in the 3 other Islands they have churches of timber & boards some of which are decent enough chiefly in mounstserrat ------ & the town churches in antegoa & nevin

Number of Inhabitants
In St Christophers we could muster six hundred \fighting/ men in the beginning of this war. on the Leeward side there may be 150 familyes. on the windward side not much above 60. there are perhaps as many \English/ familyes in all the French ground.

In antegoa, nevis and mountserrat they are more numerous because those places were more safe. Nevis could muster 1200 men able to fight, antegoa 900. mountserrat 500. I speak In my own Judgement.

Number of Communicants
I had generally in my three Parishes 15 communicants and once I had 22. I heard they had very few of them [in] the other places

Schools
The Schoolmasters I knew were obliged to leave of teaching for want of encouragement

Number of Negroes
In St Christopher I had about 2000 in my parishes. & there is 4000 of them on the Leeward side. in nevis and Antigua ther are more and in mountserrat near as many. so that in that government it may be Conjectured there are 30000 negroes.

I heard that in barbadoes there was above 40000 negroes.

there are two other islands belonging to the Government of the Leeward Caribbee Isalnds; Anguilla and Spanish Town. in the first there was a minister in my time In the other there was none, they are but indifferent places for trade, the chief commodity is cotton in these two Islands. & little or no Sugar.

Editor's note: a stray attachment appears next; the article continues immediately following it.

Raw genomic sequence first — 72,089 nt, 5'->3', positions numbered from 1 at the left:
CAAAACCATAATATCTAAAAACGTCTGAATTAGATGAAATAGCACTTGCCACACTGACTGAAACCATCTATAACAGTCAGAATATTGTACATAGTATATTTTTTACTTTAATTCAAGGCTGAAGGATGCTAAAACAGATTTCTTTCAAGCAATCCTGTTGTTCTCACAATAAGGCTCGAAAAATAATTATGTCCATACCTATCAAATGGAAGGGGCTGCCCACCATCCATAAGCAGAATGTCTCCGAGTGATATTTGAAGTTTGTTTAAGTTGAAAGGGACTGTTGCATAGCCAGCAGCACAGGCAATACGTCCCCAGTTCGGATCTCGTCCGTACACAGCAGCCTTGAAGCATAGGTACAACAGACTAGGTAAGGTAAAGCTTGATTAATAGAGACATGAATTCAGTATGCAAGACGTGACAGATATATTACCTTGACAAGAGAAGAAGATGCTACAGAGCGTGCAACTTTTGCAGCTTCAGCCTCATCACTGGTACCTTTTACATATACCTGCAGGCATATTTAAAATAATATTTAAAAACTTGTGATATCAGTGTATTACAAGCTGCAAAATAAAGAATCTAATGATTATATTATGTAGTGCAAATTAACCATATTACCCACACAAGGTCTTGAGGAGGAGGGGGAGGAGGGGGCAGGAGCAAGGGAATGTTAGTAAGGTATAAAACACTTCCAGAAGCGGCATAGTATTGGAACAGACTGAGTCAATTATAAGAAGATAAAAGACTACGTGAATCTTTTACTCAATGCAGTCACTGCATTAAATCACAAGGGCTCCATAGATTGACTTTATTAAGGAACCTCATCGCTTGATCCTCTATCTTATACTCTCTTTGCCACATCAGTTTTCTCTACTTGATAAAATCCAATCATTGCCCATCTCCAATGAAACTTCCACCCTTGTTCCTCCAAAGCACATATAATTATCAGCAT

Some matters relating to the condition of the clergy employ’d in the Leeward Caribbee Islands.
Humbly offered to the Consideration of the Religious society Establish’d for propagation the Gospel in her Maj[es]ties Colonies in America

having been obliged by reason on the badness of my health to go from Ireland to a warmer Country I was Licensed about six years ago for the Caribbee Islands by the Present Lord Primate of Ireland his Grace, my by a commission from My lord of London, with a promise to receive The Kings bounty money to bear my charges. I Landed in Mountserrat in March 1699/1700 and there I found onely one minister employd in the service of the four Parishes of that Island Mr Cruckshangs by name, who told me how I must prepare to suffer great hardships from the unkindness of the people to their Ministers. Nevis and Antigua being sickly places att that time I had no inclination to settle upon any of them In the weakly condition I was. Coll. Fox Leut[enan]t General of that Government in Coll[one]l Codringtons absence was pleasd to send me to the windward side of St Christopher as the healthiest place, and gave me change over three Parishes as united in one: there I lived three years and a half of thereabouts my agreement with the Inhabitants was such as they pleasd having referred it to them, they gave me a house after the country fashion, built with wild canes and thatchd but never was finishd. What sallery they did allow me which was to be payd quarterly might amount to near 60£ Sterl. in a place where every thing, chiefly cloathing cost three times as dear as in England. but had I been payd according to our agreement I would have taken pains with patience and never would have come away. but it has been hard upon me that I should maintain me and my family att my own charges for about 18 months, and payd for my passage Never having received any thing from the King or the Society. so that had it not been for the charitable help I received from 2 or 3 friends there I must have perishd with want, and when I came away, I left a considerable part of my \the/ fruits of my labours behind which I know not whether shall ever be payd. the great occasion of my being discouraged was to see several clergymen obliged to leave their calling for not being able to live thereby. and when clergymen dye & leave children after them these orphans are reduced to a shamefull misery. I need not tell any particulars but when I am commanded.